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BRAF V600E Mutations in Endometrial Adenocarcinoma

He, Mai MD, PhD*,†; Breese, Virginia BS; Hang, Steven BS; Zhang, Cunxian MD, PhD*,†; Xiong, Jinjun MD*,†; Jackson, Cynthia PhD†,‡

Diagnostic Molecular Pathology: March 2013 - Volume 22 - Issue 1 - p 35–40
doi: 10.1097/PDM.0b013e31826c7fe0
Original Articles

The BRAF V600E somatic mutation is recognized as an oncogenic driver of many human cancers involving the MAPK/ERK pathway. Colorectal and lung cancers associated with the BRAF V600E mutation often demonstrated mucinous morphology. This study hypothesized that the BRAF V600E mutation may be associated with mucinous morphology in endometrial cancer and aimed to investigate its prevalence in mucinous (endometrial) carcinoma (MC) and endometrioid adenocarcinoma with significant mucinous differentiations (ECMD) (>10% neoplastic cells). Twenty-eight cases of endometrial cancer were selected, including 17 (60.7%) cases of MC or ECMD. All patients were Caucasian with age ranging from 50 to 87 years old (median 65). Genomic DNA was extracted from formalin-fixed paraffin-embedded tumor tissue and subjected to both real-time mutant allele–specific amplification polymerase chain reaction (PCR) and PCR amplification, followed by direct sequencing. Three (3/28, 10.7%) BRAF V600E mutations were detected by real-time mutant allele–specific amplification PCR and confirmed by direct sequencing. Two of 3 cases positive for BRAF V600E mutation were ECMDs with “surface epithelial changes.” KRAS mutations were found in 9 cases (32.1%), none with BRAF mutation. This is the first report of BRAF V600E mutation in endometrial cancer, indicating that it may contribute to tumorigenesis of endometrial cancer, although at a low frequency compared with KRAS mutations.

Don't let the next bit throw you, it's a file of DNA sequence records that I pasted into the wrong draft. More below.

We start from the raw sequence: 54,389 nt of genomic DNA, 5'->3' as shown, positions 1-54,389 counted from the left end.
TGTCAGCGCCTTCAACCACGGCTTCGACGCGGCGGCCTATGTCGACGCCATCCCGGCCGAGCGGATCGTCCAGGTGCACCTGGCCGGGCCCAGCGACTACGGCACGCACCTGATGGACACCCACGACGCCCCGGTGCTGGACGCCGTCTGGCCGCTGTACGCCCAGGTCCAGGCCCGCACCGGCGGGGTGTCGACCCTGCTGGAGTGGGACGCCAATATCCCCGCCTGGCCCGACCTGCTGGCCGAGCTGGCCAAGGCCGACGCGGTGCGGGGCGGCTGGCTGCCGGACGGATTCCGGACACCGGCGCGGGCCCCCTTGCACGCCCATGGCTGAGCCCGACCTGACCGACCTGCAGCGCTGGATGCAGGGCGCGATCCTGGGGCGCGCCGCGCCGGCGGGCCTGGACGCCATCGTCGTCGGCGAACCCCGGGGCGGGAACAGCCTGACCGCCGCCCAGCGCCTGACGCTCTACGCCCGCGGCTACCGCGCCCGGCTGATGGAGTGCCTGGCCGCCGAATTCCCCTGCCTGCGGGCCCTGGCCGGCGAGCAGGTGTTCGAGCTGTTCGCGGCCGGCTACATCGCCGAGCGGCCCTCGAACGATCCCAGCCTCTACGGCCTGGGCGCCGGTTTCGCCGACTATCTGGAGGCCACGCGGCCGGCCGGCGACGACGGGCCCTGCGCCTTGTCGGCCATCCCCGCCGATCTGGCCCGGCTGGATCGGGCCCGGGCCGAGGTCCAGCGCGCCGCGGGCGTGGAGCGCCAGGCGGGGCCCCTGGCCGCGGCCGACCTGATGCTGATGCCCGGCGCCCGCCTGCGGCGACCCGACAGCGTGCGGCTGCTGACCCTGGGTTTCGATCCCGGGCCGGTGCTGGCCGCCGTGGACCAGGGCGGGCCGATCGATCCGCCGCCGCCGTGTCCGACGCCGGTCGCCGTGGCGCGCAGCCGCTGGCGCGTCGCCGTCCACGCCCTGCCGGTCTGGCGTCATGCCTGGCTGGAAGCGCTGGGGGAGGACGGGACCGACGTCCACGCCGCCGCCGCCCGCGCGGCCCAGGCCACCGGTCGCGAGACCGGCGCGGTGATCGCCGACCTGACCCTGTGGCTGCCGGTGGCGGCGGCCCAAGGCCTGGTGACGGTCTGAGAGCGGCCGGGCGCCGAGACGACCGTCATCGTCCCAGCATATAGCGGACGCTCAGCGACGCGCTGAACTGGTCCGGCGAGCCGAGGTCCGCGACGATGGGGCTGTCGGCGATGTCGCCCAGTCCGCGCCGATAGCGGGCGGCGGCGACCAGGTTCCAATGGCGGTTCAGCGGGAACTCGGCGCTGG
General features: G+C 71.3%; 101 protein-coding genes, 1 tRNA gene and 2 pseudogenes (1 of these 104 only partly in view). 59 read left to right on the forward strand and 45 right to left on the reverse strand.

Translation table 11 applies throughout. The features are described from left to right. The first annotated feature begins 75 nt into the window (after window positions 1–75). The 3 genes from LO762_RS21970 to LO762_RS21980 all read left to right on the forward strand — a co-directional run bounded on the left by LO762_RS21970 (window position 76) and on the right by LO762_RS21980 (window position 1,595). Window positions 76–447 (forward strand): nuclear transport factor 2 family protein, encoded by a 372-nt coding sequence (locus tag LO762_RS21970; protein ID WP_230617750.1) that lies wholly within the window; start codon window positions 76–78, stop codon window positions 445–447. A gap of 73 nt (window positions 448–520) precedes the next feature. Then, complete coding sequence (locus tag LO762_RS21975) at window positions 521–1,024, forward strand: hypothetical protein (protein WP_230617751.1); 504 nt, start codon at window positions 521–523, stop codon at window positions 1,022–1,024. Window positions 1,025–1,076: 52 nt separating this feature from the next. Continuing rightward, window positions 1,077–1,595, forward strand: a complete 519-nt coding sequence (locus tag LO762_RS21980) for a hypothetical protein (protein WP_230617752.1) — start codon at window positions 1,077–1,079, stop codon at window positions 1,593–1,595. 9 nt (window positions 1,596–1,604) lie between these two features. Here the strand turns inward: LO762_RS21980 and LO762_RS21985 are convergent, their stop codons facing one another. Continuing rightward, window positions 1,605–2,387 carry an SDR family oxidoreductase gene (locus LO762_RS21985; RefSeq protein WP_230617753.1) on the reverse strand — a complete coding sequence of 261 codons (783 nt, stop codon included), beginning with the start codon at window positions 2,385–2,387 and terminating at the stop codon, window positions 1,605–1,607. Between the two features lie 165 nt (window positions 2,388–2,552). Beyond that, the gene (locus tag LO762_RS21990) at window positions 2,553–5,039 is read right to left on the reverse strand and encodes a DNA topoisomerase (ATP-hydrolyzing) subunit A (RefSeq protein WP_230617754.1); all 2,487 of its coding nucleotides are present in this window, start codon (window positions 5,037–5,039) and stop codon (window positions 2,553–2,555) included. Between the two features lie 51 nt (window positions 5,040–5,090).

*Department of Pathology & Laboratory Medicine, Women & Infants Hospital of Rhode Island

Clinical Molecular Biology Laboratory, Department of Pathology & Laboratory Medicine, Rhode Island Hospital

Warren Alpert Medical School of Brown University, Providence, RI

Supported by seed grant from the Department of Pathology and Laboratory Medicine, Warren Alpert Medical School of Brown University (J.X. and M.H.).

The authors declare no conflict of interest.

Reprints: Mai He, MD, PhD, Department of Pathology & Laboratory Medicine, Women & Infants Hospital of Rhode Island, Warren Alpert Medical School of Brown University, 101 Dudley Street, Providence, RI 02905 (e-mail:

© 2013 Lippincott Williams & Wilkins, Inc.